This recording is released under a Creative Commons Attribution-NonCommercial-NoDerivatives 4.0 International Public License. You may share it in the full original form but you may not sell it, you may not transcribe it, and you may not adapt it.
* * *
WHERE MY HEART GOES
by Heather Rose Jones
Copyright © 2015
Siena had fallen. The news spread quickly along the roads to Florence, to Milan, to Venice. It came to me in Parma on a pale spring morning with the clatter of a messenger’s hoofbeats in the courtyard. After I paid and dismissed him, I hurried across the piazza to the cathedral to pray, clutching the pendant with Laudomia’s portrait between my hands as if it were a holy relic. Mother of God, let her be safe; let her be alive. It had been nine years since we had spoken or written. Nine long years of my own making—I could admit that now. It was like the stain of sin on my soul that she might have died without forgiving me. Now all that was left to me was to wait and pray, but the only words that came to my lips were from that last poem she wrote for me: May it not please God that I should ever live without my treasure! Ah cruel fortune, will you not arrange for my body to go where my heart goes? And I remembered when we first met, twenty-two years before.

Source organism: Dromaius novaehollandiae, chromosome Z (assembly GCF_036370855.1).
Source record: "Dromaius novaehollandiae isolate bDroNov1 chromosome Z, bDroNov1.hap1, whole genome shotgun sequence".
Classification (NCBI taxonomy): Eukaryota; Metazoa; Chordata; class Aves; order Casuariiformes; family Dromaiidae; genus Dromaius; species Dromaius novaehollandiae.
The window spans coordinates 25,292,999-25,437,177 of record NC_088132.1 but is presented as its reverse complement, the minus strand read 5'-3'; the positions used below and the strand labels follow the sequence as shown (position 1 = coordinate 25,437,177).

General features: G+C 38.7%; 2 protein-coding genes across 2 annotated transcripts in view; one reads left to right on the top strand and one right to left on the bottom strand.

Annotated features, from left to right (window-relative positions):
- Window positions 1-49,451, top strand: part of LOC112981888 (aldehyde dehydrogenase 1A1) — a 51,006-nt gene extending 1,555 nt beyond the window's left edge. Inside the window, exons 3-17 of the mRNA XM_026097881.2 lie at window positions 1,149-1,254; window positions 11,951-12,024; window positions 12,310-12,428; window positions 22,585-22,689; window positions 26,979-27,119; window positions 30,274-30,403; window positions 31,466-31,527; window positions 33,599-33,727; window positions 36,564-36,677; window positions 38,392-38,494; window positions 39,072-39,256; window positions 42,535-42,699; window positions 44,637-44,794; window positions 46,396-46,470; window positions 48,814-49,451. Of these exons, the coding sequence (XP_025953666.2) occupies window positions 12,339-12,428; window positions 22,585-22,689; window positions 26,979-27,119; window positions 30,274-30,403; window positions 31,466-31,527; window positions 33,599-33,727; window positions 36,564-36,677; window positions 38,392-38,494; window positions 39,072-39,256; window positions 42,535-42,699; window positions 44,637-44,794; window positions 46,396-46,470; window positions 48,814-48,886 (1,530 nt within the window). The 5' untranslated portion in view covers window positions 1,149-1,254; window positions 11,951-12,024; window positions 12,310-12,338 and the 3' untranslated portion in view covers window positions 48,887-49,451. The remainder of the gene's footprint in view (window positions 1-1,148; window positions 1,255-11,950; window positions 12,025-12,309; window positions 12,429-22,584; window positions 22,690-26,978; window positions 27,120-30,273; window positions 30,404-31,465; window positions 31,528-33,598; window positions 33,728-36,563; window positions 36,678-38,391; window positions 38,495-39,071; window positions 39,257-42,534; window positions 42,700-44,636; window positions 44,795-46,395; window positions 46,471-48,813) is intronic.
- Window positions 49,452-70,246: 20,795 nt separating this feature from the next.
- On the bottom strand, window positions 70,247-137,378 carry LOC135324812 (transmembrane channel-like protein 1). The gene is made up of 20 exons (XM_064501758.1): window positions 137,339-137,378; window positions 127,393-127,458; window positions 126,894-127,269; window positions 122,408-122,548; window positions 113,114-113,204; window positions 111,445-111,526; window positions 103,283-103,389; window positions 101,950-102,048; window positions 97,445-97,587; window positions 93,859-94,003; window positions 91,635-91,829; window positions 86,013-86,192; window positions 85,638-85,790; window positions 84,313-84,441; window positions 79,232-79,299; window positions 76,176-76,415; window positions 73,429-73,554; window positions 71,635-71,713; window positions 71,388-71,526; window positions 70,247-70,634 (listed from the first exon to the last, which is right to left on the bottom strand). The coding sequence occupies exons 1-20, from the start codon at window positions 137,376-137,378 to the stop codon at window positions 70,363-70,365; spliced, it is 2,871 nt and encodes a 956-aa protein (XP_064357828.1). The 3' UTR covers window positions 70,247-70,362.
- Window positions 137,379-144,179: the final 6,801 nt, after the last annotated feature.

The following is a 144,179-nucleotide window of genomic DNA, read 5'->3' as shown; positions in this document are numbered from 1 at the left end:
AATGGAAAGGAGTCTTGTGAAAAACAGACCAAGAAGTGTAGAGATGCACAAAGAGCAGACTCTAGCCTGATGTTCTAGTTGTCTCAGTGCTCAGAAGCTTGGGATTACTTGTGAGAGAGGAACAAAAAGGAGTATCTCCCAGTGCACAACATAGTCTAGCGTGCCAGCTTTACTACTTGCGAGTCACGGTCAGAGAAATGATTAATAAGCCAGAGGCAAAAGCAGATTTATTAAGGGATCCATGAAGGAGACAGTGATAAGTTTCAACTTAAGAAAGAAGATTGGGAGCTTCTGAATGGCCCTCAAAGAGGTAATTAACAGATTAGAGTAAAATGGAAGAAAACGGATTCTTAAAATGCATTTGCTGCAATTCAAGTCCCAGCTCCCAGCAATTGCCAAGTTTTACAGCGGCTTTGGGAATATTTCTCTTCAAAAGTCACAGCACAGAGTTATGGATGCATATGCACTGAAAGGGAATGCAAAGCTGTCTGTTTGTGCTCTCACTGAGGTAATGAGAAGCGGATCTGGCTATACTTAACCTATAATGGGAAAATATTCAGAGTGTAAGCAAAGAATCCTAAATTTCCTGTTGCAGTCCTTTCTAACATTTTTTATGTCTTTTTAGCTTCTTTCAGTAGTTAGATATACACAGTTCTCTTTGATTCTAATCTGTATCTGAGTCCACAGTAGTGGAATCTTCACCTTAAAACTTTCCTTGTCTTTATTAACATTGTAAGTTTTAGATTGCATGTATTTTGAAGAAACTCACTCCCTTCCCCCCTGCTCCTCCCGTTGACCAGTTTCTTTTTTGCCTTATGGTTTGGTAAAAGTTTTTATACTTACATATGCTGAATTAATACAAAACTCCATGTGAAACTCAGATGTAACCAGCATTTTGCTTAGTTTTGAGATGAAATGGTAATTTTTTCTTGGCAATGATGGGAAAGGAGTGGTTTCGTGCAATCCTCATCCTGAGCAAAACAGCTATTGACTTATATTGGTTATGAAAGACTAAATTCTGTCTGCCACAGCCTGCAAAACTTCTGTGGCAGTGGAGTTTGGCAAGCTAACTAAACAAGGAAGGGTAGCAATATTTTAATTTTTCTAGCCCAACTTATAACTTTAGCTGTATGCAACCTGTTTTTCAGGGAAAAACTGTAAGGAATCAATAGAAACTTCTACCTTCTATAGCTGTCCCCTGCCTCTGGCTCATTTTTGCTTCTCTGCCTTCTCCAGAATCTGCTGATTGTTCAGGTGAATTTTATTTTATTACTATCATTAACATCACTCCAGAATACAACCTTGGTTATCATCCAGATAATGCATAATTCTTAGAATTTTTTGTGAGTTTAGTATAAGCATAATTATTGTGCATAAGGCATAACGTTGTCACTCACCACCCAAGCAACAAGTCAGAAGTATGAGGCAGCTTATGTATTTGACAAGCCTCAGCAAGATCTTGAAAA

* * *
I never believed Laudomia Forteguerri when she called me goddess and praised my beauty. I knew what I was. I always remembered how they spoke of me as a girl in the Low Countries when I was still “the little bastard”, before my father the emperor recognized me and betrothed me to a Medici and I became Madama. After that it wouldn’t have mattered if I’d been hunchbacked or squint-eyed—though I wasn’t. I was only very plain, with a bit too much of my father’s lip and chin for beauty.
I never believed her when she said I was beautiful, but I believed her when she said she loved me, though I never knew why. It was easy to know why I loved Laudomia—everyone loved Laudomia. I loved her from that first day I saw her on the hot dusty road winding out of Siena as we passed Villa Olivia.